Quiet people may have a lot to say, but they have trouble forming actual words because they’re moving from one subject to the next inside their heads.

Quiet People Write And Read More Than They Speak.


Quiet, intelligent people focus their energy on creating. They aren’t spending their free time out at the bar; they’re spending it reading and writing.

Introverts enjoy stimulating conversations, but it is safe to say that these are few and far between.

It’s the quiet ones who are sitting in their libraries, reading and lounging on their couches, writing and creating.

Quiet People Have Stronger Brains Because They Take Time To Reflect.


The best thing you can do for your brain is to give it a break and allow it to soak up what’s around you.

According to AARP Magazine, being quiet is actually good for your brain health — because it gives your mind a chance to wander and reflect.

It’s the quiet people who devote time to meditation. Their brains get stronger because they don’t just hear things; they analyze them.

Quiet People Aren’t Loners; They Just Value Learning Over Gossip.


Some of the most intelligent people are introverts. According to an interview in Scientific America with Susan Cain, author of the book “Quiet: The Power of Introverts”:

It’s also important to understand that introversion is different from shyness. Shyness is the fear of negative judgment, while introversion is simply the preference for less stimulation.

It’s not that shy people don’t enjoy being in the company of others; they just prefer the company of books. Quiet people are natural learners, and they have an unquenchable thirst for knowledge.

Their curiosity draws them to learning as much as they can. Just because they’re quiet doesn’t mean they’re antisocial; they just prefer to expand their minds more than they like to open their mouths.

Quiet People Choose Their Words Wisely.


When people are constantly chattering, they aren’t thinking about what they’re saying. Quiet people watch what they say.

They are reflective people. They don’t want to emit useless words in a world that is already so inundated with noise. They want to add meaning to the world.

The quiet person thinks about what to say instead of yammering on without a whim. Every single sentence is a carefully crafted masterpiece that has been created by his or her beautiful mind.

Quiet People Don’t Blabber; They Listen.


The smartest people are the ones who are quietly listening and absorbing everything that is being said around them. These people have the most knowledge because they’re processing words instead of speaking them.

Their thoughts and opinions arrive from knowledge that has been meticulously collected and curated. When you listen, you become a better decision-maker.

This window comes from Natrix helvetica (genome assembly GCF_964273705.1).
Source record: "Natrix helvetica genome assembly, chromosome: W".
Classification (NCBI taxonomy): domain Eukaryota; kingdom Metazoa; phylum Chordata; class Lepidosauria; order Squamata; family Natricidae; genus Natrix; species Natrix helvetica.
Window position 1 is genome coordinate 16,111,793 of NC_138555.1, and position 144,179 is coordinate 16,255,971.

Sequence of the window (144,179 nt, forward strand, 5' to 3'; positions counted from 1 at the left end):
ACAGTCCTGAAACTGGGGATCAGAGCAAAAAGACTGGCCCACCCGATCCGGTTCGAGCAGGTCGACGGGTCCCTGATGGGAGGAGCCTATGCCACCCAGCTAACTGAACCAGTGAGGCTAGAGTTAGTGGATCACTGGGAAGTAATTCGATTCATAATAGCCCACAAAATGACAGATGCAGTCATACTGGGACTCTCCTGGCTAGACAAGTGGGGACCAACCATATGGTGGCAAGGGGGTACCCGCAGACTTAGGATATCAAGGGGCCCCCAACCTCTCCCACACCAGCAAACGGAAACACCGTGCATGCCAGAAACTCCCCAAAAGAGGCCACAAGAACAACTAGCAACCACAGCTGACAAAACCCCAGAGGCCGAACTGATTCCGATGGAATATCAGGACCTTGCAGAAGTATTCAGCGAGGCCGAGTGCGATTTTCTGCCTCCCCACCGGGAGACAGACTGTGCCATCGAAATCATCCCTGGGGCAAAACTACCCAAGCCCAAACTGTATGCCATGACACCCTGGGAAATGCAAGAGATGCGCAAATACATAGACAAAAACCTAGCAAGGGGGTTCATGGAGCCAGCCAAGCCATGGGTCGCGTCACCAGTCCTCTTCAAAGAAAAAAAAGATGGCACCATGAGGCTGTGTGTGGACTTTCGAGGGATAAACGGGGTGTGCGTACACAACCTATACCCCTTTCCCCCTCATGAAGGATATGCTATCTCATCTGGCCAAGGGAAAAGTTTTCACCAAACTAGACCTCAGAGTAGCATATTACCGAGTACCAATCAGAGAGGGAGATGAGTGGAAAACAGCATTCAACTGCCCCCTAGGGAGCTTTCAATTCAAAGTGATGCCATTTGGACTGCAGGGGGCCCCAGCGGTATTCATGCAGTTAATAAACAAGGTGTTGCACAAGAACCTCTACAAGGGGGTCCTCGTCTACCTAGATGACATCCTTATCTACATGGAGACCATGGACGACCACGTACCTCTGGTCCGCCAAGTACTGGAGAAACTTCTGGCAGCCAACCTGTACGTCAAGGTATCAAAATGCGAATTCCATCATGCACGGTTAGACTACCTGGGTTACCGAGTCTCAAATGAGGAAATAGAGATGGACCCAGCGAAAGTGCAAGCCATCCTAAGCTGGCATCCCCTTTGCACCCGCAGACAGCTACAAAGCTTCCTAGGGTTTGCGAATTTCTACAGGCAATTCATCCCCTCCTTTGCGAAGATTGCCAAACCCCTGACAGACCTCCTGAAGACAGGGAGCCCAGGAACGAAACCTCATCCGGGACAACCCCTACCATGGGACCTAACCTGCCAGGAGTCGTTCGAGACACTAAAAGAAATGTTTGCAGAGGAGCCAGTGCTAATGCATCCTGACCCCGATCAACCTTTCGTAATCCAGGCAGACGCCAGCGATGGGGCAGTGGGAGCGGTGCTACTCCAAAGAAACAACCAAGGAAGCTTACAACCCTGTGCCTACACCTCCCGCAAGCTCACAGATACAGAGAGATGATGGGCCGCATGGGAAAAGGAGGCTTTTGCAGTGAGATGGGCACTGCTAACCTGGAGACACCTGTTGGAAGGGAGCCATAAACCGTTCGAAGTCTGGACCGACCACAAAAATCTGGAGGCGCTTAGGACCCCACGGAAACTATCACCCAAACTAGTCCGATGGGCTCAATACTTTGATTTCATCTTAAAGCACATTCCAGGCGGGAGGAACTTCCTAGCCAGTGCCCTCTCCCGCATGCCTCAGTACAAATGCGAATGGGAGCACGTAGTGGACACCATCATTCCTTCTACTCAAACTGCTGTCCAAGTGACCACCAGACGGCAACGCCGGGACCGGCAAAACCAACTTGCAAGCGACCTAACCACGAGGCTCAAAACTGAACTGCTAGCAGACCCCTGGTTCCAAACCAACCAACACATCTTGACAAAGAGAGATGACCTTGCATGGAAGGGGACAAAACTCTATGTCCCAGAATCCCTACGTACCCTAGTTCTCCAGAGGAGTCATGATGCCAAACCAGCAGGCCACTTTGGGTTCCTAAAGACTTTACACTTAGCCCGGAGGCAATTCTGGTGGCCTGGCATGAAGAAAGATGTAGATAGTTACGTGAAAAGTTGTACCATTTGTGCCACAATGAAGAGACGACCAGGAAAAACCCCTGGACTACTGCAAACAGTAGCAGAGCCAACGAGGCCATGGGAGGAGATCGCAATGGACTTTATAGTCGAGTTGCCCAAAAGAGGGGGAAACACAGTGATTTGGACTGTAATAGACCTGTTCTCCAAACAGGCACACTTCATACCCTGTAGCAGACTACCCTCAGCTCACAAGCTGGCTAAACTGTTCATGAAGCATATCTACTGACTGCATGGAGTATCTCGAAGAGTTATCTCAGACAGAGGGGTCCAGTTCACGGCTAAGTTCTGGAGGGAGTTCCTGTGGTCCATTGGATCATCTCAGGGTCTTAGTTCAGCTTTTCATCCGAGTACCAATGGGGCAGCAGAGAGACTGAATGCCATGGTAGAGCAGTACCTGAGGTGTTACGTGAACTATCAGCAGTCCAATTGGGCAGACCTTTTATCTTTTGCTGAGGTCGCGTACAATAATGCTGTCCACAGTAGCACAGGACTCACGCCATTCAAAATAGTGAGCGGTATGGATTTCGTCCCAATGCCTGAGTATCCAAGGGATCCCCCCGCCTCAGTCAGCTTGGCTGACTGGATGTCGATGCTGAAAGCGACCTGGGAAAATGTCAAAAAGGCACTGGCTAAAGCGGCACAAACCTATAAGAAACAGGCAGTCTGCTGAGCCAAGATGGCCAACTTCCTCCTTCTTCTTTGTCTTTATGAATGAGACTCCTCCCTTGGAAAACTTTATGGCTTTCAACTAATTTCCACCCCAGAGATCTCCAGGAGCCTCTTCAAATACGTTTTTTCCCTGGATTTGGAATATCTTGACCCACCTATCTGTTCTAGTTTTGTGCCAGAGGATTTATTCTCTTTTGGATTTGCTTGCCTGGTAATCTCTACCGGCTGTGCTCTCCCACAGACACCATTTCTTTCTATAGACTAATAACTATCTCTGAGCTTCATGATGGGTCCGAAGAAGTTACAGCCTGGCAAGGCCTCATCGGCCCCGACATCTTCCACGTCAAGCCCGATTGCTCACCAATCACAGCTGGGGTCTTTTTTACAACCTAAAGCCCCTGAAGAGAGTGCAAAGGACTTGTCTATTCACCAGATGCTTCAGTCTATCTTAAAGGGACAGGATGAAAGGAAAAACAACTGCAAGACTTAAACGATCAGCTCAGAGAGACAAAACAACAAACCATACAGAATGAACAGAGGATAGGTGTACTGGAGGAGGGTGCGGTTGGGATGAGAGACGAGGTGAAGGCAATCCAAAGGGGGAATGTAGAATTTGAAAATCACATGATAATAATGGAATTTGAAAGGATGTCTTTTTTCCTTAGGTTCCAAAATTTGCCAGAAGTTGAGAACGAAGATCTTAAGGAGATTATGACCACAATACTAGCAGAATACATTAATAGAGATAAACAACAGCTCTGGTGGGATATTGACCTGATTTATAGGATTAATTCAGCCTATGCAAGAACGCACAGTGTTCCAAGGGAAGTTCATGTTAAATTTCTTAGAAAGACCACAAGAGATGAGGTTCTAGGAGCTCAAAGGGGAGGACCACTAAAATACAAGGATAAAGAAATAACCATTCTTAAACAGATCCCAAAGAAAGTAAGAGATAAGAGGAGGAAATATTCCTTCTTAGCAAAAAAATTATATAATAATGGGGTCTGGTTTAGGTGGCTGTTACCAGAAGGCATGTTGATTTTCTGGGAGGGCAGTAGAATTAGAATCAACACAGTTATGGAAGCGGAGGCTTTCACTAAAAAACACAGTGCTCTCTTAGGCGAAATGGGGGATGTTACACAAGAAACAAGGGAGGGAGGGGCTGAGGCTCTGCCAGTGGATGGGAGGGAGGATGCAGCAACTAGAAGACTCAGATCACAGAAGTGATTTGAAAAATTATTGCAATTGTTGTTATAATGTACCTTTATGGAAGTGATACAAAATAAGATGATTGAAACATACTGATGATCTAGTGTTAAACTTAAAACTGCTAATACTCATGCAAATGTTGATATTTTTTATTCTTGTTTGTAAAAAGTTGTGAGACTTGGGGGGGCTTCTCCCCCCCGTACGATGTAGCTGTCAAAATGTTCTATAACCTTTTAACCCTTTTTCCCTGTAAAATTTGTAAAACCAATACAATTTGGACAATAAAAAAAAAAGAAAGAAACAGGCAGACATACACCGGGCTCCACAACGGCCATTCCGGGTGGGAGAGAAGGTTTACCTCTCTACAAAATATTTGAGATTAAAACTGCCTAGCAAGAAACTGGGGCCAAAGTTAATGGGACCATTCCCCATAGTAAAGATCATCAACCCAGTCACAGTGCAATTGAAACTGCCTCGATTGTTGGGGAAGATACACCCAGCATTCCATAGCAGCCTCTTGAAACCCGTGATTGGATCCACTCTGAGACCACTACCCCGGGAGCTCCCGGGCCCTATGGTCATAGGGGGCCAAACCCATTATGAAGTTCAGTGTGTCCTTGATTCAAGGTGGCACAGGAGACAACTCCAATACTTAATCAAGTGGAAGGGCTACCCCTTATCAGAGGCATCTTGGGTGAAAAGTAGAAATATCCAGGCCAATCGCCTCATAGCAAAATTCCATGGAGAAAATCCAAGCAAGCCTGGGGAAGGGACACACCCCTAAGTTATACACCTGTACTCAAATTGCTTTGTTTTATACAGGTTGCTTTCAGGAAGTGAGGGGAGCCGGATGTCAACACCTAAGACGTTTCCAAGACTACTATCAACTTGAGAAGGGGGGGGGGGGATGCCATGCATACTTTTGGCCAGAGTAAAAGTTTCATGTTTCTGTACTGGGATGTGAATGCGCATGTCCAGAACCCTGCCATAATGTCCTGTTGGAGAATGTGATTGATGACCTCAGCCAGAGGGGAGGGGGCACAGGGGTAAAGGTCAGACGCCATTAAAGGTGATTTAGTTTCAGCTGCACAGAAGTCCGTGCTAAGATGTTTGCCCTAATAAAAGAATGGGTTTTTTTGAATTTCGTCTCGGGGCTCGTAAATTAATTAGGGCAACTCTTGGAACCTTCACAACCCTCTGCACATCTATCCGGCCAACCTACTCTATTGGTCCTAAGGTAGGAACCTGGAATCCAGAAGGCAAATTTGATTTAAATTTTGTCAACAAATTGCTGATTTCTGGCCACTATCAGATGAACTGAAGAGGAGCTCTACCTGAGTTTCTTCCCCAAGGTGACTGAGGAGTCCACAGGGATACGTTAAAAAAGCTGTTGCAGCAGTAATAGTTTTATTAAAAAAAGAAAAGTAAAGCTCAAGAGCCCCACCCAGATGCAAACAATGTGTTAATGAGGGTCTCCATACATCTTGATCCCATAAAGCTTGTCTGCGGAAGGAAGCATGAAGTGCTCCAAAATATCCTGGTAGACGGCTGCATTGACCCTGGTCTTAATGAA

If you’re quiet, you’re going to make smart decisions. You can’t make an informed choice without first knowing all the facts.

The chatterboxes are too busy listening to themselves to really understand what they’re even talking about.

by Gigi Engle

Source: Elite Daily via Ideaspots
Read More

The morning after I killed myself

Share on Google Plus
The morning after I killed myself

The morning after I killed myself, I woke up.


I made myself breakfast in bed. I added salt and pepper to my eggs and used my toast for a cheese and bacon sandwich. I squeezed a grapefruit into a juice glass. I scraped the ashes from the frying pan and rinsed the butter off the counter. I washed the dishes and folded the towels.

The morning after I killed myself, I fell in love. Not with the boy down the street or the middle school principal. Not with the everyday jogger or the grocer who always left the avocados out of the bag. I fell in love with my mother and the way she sat on the floor of my room holding each rock from my collection in her palms until they grew dark with sweat. I fell in love with my father down at the river as he placed my note into a bottle and sent it into the current. With my brother who once believed in unicorns but who now sat in his desk at school trying desperately to believe I still existed.

The morning after I killed myself, I walked the dog. I watched the way her tail twitched when a bird flew by or how her pace quickened at the sight of a cat. I saw the empty space in her eyes when she reached a stick and turned around to greet me so we could play catch but saw nothing but sky in my place. I stood by as strangers stroked her muzzle and she wilted beneath their touch like she did once for mine.